There is no denying that Joaquin Valdes' Dagim (Raincloud) is a visually exceptional film. Despite the film's preoccupation with grime and gore, the film manages to sustain an aesthetic style that is hardly obnoxious but is more often than not quite alluring. The film's visualizations of desolation that we can only surmise from what Valdes hints at as a product of the heavy military presence in the area attempt to complement the angst-ridden mood of the story of two brothers (Martin del Rosario and Samuel Quintana) who discover a suspicious band of individuals whose anarchist ideology is more than telling of their peculiar lifestyle. Stylized almost to the point of confusion, the film can be best described as a collage of striking images stitched together to service a story that could have worked better with more restraint, more meaningful simplicity.
Dagim feels superficial. It's unfortunate, really. What the film is trying to say or at least from what could be gathered from the several snippets of beautified ugliness is intriguing. Its revisionist interpretation of the aswang, relating monstrosity to a philosophy of abandoning the false trappings of civilization and order to reveal humans as true monsters, has potential for something more enduring and more troubling than the posturing that the film has heavily invested on. Other than its curiously sympathetic leader (Marc Abaya) and maybe the band's mysteriously captivating belle (Rita Iringan), the band is composed of members who are nothing more than loud and attention-grabbing eccentrics and punks. They are hardly individuals whose belief in a skewed philosophy has forced them to abandon the comforts of normal existence for a monstrous lifestyle. Their anachronistic fashion sense and tacked-on attitude add more to the superficiality of the entire exercise than to the merits of the film's attempts at horror.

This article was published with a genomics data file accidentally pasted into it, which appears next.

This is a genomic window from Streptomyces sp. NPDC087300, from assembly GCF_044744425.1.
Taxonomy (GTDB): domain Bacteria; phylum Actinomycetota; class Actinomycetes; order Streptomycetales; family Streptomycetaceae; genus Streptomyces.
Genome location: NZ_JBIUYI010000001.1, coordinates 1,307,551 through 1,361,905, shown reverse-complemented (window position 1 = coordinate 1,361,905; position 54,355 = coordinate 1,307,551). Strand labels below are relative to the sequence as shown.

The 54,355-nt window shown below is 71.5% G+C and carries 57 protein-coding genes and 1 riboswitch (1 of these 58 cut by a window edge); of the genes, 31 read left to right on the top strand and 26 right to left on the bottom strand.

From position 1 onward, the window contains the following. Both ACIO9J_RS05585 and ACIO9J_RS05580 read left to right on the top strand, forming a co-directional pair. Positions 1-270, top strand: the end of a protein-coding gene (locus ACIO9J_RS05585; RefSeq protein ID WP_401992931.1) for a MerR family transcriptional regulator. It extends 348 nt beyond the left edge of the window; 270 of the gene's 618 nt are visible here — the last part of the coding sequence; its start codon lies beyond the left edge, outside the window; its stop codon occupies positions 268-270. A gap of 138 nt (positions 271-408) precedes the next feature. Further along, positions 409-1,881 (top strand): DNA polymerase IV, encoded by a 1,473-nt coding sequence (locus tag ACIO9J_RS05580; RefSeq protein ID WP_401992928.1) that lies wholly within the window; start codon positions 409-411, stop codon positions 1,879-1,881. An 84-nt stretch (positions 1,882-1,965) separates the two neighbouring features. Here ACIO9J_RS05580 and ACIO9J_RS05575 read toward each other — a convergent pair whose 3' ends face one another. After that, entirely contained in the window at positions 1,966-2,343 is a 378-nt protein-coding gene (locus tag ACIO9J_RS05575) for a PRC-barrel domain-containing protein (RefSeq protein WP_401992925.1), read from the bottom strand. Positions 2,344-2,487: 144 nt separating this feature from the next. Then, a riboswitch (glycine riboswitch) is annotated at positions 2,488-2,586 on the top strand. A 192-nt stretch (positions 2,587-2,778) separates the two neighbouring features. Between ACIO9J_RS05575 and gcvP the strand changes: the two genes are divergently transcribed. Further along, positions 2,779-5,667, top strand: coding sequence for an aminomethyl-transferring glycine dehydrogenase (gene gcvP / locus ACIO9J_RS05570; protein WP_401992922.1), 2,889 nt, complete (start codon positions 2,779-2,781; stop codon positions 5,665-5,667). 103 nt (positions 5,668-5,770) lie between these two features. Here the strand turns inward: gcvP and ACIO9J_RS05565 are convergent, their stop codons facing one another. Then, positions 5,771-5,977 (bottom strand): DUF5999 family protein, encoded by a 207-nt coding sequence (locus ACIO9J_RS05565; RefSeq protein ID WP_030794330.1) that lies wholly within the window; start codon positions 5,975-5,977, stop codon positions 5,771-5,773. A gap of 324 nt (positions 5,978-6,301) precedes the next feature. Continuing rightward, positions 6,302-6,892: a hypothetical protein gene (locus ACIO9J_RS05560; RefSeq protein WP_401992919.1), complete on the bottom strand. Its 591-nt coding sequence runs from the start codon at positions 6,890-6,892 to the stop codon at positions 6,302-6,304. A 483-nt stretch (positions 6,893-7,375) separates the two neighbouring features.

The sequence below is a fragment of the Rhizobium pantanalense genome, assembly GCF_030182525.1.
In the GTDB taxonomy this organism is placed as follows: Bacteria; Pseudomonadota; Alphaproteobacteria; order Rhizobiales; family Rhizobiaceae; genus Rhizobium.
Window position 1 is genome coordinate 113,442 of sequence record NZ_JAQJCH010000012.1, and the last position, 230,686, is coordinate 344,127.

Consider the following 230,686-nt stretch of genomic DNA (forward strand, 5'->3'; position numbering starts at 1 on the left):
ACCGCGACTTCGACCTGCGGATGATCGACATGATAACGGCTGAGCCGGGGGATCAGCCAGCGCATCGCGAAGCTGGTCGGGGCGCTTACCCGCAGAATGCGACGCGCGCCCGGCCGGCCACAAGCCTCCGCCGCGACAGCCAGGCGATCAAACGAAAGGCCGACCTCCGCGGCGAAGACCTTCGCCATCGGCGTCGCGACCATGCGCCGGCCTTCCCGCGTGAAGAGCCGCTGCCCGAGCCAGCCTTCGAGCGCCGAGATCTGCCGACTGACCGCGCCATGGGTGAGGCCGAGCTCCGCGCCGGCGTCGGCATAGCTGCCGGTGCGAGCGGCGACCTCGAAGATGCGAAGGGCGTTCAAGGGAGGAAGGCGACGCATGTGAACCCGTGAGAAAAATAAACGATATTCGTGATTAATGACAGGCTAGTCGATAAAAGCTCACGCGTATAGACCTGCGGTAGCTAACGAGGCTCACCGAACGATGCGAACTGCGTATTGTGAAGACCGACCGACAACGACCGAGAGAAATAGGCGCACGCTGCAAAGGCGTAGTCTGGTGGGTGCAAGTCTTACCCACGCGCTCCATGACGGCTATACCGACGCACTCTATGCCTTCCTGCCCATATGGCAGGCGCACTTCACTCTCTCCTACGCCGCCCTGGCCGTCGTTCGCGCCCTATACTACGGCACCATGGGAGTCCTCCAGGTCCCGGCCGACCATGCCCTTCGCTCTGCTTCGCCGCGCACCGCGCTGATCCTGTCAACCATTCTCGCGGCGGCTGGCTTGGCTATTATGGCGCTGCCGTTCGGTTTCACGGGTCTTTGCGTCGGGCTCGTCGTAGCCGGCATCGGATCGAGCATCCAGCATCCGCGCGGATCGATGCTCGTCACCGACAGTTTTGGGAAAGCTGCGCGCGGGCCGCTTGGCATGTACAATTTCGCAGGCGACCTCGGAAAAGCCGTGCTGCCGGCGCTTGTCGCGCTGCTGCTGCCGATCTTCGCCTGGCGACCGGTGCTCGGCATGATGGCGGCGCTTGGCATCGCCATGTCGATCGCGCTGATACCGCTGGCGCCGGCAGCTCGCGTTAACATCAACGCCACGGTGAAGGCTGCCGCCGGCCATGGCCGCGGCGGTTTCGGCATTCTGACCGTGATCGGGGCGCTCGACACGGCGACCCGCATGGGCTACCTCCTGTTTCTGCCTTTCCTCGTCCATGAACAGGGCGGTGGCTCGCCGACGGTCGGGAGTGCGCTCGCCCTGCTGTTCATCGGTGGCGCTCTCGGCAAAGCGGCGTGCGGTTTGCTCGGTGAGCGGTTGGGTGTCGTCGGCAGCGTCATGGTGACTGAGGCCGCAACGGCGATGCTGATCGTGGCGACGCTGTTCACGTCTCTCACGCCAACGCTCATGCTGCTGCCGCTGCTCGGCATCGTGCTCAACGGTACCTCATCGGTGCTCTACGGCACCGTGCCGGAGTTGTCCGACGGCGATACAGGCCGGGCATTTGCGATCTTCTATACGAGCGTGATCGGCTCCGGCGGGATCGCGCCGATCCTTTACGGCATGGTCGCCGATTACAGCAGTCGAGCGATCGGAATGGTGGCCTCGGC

Of course, Dagim's horror is of course more conceptual than functional. Although there are overt attempts at utilizing gore and atmospheric mood-setting to scare or at least unsettle, Valdes relies mostly on his concept to ground his horror, depending on the idea that the terrorizing monsters of myth and folklore are as real and palpable as any ordinary person who has completely lost hope on social institutions. Sadly, the film's fictional setting, a nowhereland whose geography and history is sorely unexplained, filters any inkling of connection between viewer and film. Thus, the film, unlike Richard Somes' Yanggaw (Affliction, 2008), another revisionist tale of the aswang mythos whose use of the Ilonggo language and whose careful depictions of local culture enhance the horror by grounding it on some semblance of reality, locates itself in an under-realized approximation of any existing Filipino setting.
Valdes peppers his film with little details, that of the little brother and his habit of lighting his flashlight in the middle of the night, or the eccentricities of the mysterious girl during the siblings' initial encounter with her, or the madwoman wildly mourning outside the siblings' humble hut one morning. These details are supposed to logically create the apt atmosphere for the intended horror, just enough of the quirk and the strangeness to skew the seemingly normal to produce unease. These details unfortunately fail to cohere with everything else.
Despite all these reservations, the promise of the talent involved in the film cannot be ignored. Perhaps it is that promise that preempted the film's incoherence. Dagim certainly feels like a work of a director that is trying too hard, trying too much. While Valdes cannot seem to unify style with substance, creating a product that is grossly uneven, he persists as a very efficient orchestrator of the capabilities and proficiencies of the several talented craftsmen and artists under his control. Maybe, given time, given experience, given focus, Valdes can make the film where his lofty technical ambitions add to instead of deviate from his loftier intentions.
(Cross-published in Lessons from the School of Inattention.)